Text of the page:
Bill Lloyd | Lloyd*ering (SypderPop, 2016)
Review by Alan Haber
It’s easy to be an armchair musician sitting in front of your stereo with the remote in front of you, an ice cold beverage always within reach, and the air instrument of your choice at the ready. Your favorite musician belts out his version of one of your favorite songs, and you shake your head with the might of a gale force wind and bellow, “If you had a clue, you’d be doing that tune this way!”
This is why the professionals take on the task of doing the heavy lifting. In the hands of a master musician, one whose vision and ability are well regarded and keenly tuned, a cover version of a favorite song sounds suddenly fresh and new. Such is the case with the twelve favorite songs gathered together on the cleverly titled Lloyd*ering, a new release from SpyderPop that presents proof positive that Bill Lloyd is the man for the job–the job, in this case, being the wearing of someone else’s suit of clothes and making them look just as, or even more, spiffy.
These dozen suits of clothes, if you will, are indeed spiffy, showing, in addition to Bill’s ability to make another artist’s song his own, the wide breadth of musical styles he adores and cherishes. So, there are easy jumps from covering songs from the dB’s and Wreckless Eric to ones from Harry Nilsson and the Lovin’ Spoonful. You get Bill’s take on Bobby Fuller’s “Let Her Dance” and, in the next breath, the Beatles’ “Across the Universe.” Always, you get the sound of Bill Lloyd, the golden payoff for your price of admission.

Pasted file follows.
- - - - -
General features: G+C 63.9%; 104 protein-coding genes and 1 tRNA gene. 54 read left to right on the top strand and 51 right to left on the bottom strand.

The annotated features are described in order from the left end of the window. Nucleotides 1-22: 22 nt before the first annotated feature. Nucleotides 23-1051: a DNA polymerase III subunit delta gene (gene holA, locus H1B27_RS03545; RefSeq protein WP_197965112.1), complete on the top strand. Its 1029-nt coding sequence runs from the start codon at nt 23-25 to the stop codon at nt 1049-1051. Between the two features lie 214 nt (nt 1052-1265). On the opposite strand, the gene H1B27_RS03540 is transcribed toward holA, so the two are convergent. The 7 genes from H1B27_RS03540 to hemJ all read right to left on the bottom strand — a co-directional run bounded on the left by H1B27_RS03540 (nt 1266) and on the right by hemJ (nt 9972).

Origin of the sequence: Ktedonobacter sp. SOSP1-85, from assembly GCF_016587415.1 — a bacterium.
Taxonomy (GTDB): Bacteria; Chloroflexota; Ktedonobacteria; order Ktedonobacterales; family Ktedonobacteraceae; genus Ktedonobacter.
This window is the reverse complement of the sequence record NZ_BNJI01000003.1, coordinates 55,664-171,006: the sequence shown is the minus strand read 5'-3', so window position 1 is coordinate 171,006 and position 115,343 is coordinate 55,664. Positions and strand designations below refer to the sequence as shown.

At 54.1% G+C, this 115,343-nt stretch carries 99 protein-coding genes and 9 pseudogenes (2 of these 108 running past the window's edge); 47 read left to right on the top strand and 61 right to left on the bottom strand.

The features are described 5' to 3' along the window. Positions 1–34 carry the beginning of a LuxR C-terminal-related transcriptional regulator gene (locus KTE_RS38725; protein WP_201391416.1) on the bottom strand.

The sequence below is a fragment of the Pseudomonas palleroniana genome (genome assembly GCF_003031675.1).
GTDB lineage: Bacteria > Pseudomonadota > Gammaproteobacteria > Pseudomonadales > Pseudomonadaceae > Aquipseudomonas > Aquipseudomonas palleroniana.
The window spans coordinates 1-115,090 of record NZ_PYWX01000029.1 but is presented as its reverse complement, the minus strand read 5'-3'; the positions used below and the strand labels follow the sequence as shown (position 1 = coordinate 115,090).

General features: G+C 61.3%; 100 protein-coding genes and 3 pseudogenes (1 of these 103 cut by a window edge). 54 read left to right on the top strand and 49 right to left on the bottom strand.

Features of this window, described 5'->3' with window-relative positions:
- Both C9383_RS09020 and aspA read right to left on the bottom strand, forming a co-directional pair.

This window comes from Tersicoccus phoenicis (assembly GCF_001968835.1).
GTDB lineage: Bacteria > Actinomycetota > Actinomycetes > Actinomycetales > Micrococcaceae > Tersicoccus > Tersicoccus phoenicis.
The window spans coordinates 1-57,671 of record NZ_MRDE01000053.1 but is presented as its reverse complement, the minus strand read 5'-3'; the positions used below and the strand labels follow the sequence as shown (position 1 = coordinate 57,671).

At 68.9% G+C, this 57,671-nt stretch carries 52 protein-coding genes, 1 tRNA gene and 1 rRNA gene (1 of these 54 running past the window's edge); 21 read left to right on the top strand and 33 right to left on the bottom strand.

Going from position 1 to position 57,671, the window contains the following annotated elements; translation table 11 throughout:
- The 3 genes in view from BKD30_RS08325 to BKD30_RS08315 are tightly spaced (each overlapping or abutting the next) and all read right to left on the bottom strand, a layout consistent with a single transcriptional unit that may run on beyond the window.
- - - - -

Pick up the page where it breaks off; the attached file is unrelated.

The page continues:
A sweet, country-flavored reimagining of Nilsson’s “The Lottery Song,” capped by a highly satisfying, a cappella close, is only one of the highlights of an equally sweet bunch. A weighty take on Badfinger’s “Lonely You” draws out the sadness in Pete Ham’s lyric, surrounding it with ramped up electric guitars and a deeply-felt drum track. A reverent take on the Byrds’ “The World Turns All Around Her” celebrates, with an energetic presence, the song’s gorgeous melody, golden-voiced harmony vocals, and deft electric guitar work.
Bill has an enormous amount of fun playing through the Bobby Fuller Four’s joyous “Let Her Dance,” stomping with glee as the mix of percussive hits, lyrical bass and that incredible melody swirl around him. His take on the Hollies’ equally joyous upbeat confection “Step Inside” may well be the best thing here, which is truly saying something: the glorious harmonies, intoxicating melody and the head-turning key change near the end are simply out of this world, which you might think is the only possible place this kind of magic could be performed.
But, of course, you’d be mistaken, for we regularly encounter this kind of legerdemain right here on earth as the tricks of the trade of such inventive, decidedly brilliant musicians as Bill Lloyd, who dazzles whether he is working in pop, country, rock or who knows where else.
Lloyd*ering, twelve cover versions of favorite songs, are presented here in the key of Bill Lloyd for your listening pleasure, wrapped in an eye-catching package fronted by one of the most colorful, effective covers I’ve seen this year. We’re playing all of these songs in rotation on Pure Pop Radio. Sing along if you know the words.
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